In 1972, Philadelphia is a city on the edge. Police commissioner Frank Rizzo, well-known for his antagonistic attitude against homosexuals, is on the verge of being elected mayor. Meanwhile, the American Psychiatric Association, which still lists homosexuality as a mental illness, is gearing up for its annual convention in town. In the midst of it all, young psychiatrist Matthew (Matt Crabtree) is struggling with his own issues — he’s gay and fearful that his secret will be discovered.
Matthew has a lover, gay activist Jake (Kevin Held), whom he only dares to meet in private, and a best friend, the flamboyant, opera-loving John (Christopher Frontiero), whom he’s pushing away for fear of being found out. Another doctor, Edward (Barry Pearl), who recognizes his “symptoms,” convinces him to undergo conversion therapy, but Matthew realizes that there’s no escaping who he is. And when tragedy strikes, it motivates him to take a stand in the most public way possible.
Based on the true story of Dr. John Fryer, the Philadelphia psychiatrist who bravely came out at the Association’s Philadelphia conference in 1972, Doctor Anonymous is a well-intentioned piece that suffers from a too-episodic structure whose scenes don’t always fit together smoothly.
Crabtree does fairly well as the conflicted Matthew, while Held shows some backbone as the defiant Jake. In marked contrast to the closeted psychiatrist, Frontiero and Jonathan Torres wear their flamboyant sexuality proudly. Richard Sabine makes the most of his scenes as Matt’s self-loathing, hot-tempered patient, Dudek, and Barry Pearl gives the most assured performance as Edward, the seemingly well-intentioned shrink who reveals himself to be an egotistical manipulator.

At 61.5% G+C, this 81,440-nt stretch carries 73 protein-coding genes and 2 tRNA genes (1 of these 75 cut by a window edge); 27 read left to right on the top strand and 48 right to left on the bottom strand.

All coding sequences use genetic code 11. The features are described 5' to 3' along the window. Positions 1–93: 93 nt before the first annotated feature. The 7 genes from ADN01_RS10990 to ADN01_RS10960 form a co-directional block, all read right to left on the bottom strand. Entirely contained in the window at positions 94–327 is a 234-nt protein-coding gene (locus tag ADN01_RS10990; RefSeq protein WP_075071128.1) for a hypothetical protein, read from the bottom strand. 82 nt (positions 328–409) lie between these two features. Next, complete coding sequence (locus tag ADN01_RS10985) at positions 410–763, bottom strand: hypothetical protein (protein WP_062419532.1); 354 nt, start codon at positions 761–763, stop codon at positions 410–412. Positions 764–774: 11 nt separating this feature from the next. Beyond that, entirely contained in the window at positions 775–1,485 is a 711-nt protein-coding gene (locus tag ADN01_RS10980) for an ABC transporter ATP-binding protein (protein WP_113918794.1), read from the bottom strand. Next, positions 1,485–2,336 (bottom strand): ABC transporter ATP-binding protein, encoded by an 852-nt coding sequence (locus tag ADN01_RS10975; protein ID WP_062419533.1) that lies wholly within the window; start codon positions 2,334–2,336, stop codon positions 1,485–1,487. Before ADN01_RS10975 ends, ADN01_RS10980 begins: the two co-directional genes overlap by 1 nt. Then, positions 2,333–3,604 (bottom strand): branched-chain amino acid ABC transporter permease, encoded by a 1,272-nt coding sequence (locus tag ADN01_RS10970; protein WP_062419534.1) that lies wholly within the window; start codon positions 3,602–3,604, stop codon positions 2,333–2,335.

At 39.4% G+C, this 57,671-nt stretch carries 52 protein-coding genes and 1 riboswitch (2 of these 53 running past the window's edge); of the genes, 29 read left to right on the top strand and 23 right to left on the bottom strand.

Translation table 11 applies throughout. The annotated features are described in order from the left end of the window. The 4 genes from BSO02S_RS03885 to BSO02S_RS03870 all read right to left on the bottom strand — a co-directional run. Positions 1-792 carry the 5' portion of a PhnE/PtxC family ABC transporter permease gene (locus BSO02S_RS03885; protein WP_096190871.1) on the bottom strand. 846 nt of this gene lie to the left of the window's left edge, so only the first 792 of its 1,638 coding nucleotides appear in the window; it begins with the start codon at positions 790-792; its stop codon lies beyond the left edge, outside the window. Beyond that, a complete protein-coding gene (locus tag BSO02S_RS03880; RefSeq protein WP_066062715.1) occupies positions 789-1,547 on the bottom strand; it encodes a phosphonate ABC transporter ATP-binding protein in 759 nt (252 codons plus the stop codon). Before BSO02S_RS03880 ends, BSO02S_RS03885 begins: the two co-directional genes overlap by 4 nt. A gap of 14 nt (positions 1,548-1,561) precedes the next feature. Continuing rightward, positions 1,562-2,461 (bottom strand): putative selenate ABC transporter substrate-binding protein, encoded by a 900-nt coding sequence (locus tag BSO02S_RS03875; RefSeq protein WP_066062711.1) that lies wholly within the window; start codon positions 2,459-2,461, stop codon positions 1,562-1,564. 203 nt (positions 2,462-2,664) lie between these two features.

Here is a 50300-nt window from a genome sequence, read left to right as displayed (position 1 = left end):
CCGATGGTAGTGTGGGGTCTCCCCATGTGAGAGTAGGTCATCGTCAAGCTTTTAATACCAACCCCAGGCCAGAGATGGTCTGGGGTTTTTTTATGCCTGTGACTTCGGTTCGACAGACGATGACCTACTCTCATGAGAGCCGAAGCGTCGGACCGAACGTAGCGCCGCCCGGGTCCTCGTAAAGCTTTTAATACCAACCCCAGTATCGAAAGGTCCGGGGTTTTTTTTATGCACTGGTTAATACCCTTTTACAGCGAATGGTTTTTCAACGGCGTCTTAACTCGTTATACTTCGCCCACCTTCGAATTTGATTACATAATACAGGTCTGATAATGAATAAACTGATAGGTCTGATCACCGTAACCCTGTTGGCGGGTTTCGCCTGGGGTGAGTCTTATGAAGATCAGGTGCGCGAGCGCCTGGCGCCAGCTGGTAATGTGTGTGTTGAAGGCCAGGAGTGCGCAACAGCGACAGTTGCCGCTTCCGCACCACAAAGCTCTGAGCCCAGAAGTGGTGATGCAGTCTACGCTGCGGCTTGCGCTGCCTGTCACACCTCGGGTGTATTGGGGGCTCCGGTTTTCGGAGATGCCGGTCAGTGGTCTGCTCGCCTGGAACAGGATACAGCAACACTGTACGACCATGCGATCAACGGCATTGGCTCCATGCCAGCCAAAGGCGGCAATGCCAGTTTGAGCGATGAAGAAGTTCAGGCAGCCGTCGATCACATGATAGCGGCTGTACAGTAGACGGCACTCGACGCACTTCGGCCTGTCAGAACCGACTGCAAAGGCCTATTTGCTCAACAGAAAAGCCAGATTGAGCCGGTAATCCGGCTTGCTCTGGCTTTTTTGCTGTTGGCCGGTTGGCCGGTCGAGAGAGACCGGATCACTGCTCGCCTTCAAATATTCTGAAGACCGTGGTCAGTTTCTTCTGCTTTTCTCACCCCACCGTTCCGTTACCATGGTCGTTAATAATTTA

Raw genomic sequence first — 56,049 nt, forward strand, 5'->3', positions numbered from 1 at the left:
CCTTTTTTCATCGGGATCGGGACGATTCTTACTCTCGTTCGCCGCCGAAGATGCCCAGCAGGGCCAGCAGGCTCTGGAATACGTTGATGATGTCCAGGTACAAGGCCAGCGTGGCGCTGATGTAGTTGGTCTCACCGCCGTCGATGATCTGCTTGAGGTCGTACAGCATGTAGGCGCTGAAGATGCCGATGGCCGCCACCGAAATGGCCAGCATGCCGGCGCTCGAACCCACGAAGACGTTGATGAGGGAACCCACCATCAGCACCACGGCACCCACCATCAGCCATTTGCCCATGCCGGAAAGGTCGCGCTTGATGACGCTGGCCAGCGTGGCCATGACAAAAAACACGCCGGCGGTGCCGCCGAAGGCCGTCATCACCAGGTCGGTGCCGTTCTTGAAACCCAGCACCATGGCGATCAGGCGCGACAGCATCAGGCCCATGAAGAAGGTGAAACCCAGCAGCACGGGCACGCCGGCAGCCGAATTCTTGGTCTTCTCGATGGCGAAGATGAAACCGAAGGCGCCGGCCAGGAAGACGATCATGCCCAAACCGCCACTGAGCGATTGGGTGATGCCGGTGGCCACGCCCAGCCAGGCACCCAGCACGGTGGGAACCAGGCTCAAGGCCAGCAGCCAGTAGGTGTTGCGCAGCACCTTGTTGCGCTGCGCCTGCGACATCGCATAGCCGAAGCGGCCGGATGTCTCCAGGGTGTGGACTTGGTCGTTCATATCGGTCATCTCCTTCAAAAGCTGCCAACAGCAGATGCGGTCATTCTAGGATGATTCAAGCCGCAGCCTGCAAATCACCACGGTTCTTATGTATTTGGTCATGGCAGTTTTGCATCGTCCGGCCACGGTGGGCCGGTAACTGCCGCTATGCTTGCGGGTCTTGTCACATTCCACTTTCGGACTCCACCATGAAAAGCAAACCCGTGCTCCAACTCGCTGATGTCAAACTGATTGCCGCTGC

But playwright Guy Fredrick Glass’s uneven, episodic construction makes it challenging to follow the progression of the story, particularly when it comes to Matthew and Dudek. It can be argued that the piece was designed that way to depict their ever-changing attitudes toward their sexuality, but scenes fly by with such rapidity that the characters seem to be suffering from schizophrenia.
Joel Daavid’s spare set and lighting design is fine, and Troy Hauschild’s projection design, consisting of vintage television clips and archival footage, helps to establish the mood of the times, including clips of Rizzo himself, homosexual “scare” films and insensitive jokes from the Laugh-In television show. John Henry Davis directs the action competently, but it’s tough to avoid choppiness in a work that consists of so many splintered segments.
That said, it’s still valuable as a piece of history for younger gay audiences who may not be aware that their predecessors lived in such difficult times. Doctor Anonymous plays Thursday through Saturday at 8 p.m. and Sunday at 7 p.m. through May 4 at the Zephyr Theatre, 7456 Melrose Avenue, Los Angeles. Reservations can be made online or by calling (323) 960-7724.